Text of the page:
The downside to partisan embryonic stem cell hype over the last decade and conflation of it with adult stem cell breakthroughs, is that a whole lot of hucksters are exploiting public confusion and claims about miracle cures to make an easy buck. But there is real value in there too, the public just needs to be able to separate the good stuff from the nonsense.

Fan of science and Texas Governor Rick Perry is a believer, he underwent experimental stem cell therapy during back surgery last year, which prompted him to start advocating for stem cells.  The Texas Medical Board, however, is not yet convinced and will consider whether to approve some guidelines, as Perry requested last summer, or crack down.

More restrictions mean less innovation, argue proponents of stem cell therapies, but more oversight is needed, say critics.  The FDA does not restrict, nor does it endorse, stem cells for post-surgical healing. Perry wants to make Texas the world leader in this science, he wrote in his letter to the president of the Texas Medical Board.  The proposed rules require patient consent and approval from an independent review board and would only allow certain treatments. The FDA isn't tipping its hand, writing in a statement only that "Our position on stem cells remains the same. The FDA has regulatory authority over human cells, tissues and/or cellular and tissue-based products."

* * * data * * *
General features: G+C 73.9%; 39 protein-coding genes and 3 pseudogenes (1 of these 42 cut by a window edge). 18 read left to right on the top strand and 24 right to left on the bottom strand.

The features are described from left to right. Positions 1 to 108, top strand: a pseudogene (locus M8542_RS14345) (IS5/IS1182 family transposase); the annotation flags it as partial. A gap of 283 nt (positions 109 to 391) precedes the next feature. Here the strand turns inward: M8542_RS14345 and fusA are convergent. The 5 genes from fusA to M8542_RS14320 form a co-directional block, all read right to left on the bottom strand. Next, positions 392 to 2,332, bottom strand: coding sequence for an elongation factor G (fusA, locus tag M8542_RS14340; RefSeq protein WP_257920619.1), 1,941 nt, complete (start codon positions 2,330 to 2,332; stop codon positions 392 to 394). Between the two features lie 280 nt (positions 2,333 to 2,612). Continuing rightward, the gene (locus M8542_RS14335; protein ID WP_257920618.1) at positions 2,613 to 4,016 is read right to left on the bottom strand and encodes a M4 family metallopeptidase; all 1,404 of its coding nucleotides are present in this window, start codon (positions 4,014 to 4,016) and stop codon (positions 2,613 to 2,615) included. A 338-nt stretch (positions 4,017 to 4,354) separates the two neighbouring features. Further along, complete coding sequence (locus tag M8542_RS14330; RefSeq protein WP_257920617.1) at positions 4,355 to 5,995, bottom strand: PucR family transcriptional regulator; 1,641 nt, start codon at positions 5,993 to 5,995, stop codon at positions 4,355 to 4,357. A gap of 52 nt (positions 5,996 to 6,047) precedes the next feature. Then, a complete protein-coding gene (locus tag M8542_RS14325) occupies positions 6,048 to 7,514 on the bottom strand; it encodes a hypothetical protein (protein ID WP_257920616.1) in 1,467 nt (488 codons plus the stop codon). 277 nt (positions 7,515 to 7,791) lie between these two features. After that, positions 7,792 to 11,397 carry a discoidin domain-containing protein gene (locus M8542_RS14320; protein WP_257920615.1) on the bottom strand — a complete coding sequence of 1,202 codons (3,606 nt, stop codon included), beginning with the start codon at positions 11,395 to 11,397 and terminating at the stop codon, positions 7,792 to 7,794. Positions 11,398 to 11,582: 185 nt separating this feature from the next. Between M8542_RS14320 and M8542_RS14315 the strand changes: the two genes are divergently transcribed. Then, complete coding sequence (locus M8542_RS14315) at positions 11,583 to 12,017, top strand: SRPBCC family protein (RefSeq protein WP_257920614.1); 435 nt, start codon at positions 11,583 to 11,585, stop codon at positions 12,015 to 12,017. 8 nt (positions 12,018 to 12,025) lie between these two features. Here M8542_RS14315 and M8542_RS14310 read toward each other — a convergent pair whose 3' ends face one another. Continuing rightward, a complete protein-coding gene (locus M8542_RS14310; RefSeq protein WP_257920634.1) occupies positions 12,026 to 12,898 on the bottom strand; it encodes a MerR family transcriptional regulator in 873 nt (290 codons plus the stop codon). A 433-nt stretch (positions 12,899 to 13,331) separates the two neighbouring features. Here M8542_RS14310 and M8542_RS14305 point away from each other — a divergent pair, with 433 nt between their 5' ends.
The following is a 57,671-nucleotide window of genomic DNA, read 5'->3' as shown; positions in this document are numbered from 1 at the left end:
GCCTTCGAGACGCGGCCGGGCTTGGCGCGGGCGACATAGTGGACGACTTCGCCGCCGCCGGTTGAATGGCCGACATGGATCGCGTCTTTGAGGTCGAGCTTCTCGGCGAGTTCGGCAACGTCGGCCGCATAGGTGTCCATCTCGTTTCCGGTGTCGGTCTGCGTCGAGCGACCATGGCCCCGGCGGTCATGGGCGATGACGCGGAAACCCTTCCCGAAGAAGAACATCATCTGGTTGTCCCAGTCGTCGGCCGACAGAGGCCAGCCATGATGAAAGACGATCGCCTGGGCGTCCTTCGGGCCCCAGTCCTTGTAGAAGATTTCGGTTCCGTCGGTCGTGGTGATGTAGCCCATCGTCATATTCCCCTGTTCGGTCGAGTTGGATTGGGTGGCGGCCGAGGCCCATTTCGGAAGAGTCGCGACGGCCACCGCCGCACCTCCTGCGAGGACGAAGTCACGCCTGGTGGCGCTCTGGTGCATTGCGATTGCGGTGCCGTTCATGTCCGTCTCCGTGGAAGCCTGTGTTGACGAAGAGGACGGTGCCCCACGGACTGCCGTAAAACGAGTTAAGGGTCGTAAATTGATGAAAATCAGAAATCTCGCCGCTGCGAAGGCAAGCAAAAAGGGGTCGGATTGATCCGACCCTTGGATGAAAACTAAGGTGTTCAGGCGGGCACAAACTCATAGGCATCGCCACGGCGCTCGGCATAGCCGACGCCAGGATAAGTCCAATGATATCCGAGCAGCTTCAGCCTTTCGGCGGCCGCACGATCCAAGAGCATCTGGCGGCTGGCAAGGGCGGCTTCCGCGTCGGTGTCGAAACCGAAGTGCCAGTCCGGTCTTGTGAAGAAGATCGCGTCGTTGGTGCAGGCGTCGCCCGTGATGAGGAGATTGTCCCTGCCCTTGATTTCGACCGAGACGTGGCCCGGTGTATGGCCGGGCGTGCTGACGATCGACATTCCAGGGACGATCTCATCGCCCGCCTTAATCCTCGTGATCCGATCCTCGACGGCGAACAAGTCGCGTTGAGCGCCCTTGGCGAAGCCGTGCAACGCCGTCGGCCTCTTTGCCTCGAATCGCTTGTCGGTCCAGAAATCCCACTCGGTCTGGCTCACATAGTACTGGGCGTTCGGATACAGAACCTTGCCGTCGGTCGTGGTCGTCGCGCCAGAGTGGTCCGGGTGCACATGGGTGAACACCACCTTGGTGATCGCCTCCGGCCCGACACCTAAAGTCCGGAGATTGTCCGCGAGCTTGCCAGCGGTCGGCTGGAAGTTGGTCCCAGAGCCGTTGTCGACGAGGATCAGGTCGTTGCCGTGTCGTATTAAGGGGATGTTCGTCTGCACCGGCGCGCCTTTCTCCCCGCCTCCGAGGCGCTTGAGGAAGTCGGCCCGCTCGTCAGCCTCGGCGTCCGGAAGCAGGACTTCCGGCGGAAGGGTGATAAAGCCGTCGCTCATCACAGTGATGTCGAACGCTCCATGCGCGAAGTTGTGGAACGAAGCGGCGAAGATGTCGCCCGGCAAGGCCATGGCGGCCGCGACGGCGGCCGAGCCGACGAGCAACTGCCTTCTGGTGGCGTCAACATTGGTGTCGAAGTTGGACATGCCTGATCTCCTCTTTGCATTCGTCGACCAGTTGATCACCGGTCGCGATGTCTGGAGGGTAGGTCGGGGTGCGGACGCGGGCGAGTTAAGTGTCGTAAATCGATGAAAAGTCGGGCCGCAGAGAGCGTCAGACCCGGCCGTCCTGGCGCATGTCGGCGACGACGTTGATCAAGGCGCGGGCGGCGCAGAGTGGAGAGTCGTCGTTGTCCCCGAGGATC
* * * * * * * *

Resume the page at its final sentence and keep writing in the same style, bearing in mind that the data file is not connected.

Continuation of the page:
"The guidelines are skewed to favor business interests instead of patient safety," said Leigh Turner, a bioethics professor at the University of Minnesota What, caution regarding stem cells, take the slow approach?  Unthinkable in the 'restore science to its rightful place' era.  Doctors disagree and say the FDA is taking too long to come up with guidelines and patients are being harmed because none are properly formalized so Texas should show some leadership and help protect patients from quacks by laying out standards that the rest of the country can emulate.